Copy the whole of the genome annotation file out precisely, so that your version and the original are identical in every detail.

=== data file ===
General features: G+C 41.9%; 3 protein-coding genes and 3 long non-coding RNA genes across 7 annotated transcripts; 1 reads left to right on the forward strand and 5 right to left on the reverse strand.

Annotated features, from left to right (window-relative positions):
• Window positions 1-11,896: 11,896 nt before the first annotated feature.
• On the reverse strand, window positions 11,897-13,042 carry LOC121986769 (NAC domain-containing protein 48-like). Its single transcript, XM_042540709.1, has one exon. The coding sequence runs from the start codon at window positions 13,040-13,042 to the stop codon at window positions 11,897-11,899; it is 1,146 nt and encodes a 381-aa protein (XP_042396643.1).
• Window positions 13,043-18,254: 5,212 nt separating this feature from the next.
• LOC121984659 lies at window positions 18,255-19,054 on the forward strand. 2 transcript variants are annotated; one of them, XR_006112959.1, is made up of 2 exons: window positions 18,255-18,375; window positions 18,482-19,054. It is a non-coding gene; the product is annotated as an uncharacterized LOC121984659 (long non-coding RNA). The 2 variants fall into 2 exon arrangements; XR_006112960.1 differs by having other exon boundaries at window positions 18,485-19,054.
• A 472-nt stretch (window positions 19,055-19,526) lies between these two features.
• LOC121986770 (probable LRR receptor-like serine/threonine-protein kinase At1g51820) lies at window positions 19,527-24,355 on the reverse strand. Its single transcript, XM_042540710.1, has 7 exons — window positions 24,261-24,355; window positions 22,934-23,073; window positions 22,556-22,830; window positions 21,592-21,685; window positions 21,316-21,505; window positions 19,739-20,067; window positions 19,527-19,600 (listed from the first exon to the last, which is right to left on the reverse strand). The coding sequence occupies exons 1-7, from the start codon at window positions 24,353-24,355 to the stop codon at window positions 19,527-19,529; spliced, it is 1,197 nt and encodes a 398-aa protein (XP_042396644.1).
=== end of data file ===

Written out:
General features: G+C 41.9%; 3 protein-coding genes and 3 long non-coding RNA genes across 7 annotated transcripts; 1 reads left to right on the forward strand and 5 right to left on the reverse strand.

Annotated features, from left to right (window-relative positions):
• Window positions 1-11,896: 11,896 nt before the first annotated feature.
• On the reverse strand, window positions 11,897-13,042 carry LOC121986769 (NAC domain-containing protein 48-like). Its single transcript, XM_042540709.1, has one exon. The coding sequence runs from the start codon at window positions 13,040-13,042 to the stop codon at window positions 11,897-11,899; it is 1,146 nt and encodes a 381-aa protein (XP_042396643.1).
• Window positions 13,043-18,254: 5,212 nt separating this feature from the next.
• LOC121984659 lies at window positions 18,255-19,054 on the forward strand. 2 transcript variants are annotated; one of them, XR_006112959.1, is made up of 2 exons: window positions 18,255-18,375; window positions 18,482-19,054. It is a non-coding gene; the product is annotated as an uncharacterized LOC121984659 (long non-coding RNA). The 2 variants fall into 2 exon arrangements; XR_006112960.1 differs by having other exon boundaries at window positions 18,485-19,054.
• A 472-nt stretch (window positions 19,055-19,526) lies between these two features.
• LOC121986770 (probable LRR receptor-like serine/threonine-protein kinase At1g51820) lies at window positions 19,527-24,355 on the reverse strand. Its single transcript, XM_042540710.1, has 7 exons — window positions 24,261-24,355; window positions 22,934-23,073; window positions 22,556-22,830; window positions 21,592-21,685; window positions 21,316-21,505; window positions 19,739-20,067; window positions 19,527-19,600 (listed from the first exon to the last, which is right to left on the reverse strand). The coding sequence occupies exons 1-7, from the start codon at window positions 24,353-24,355 to the stop codon at window positions 19,527-19,529; spliced, it is 1,197 nt and encodes a 398-aa protein (XP_042396644.1).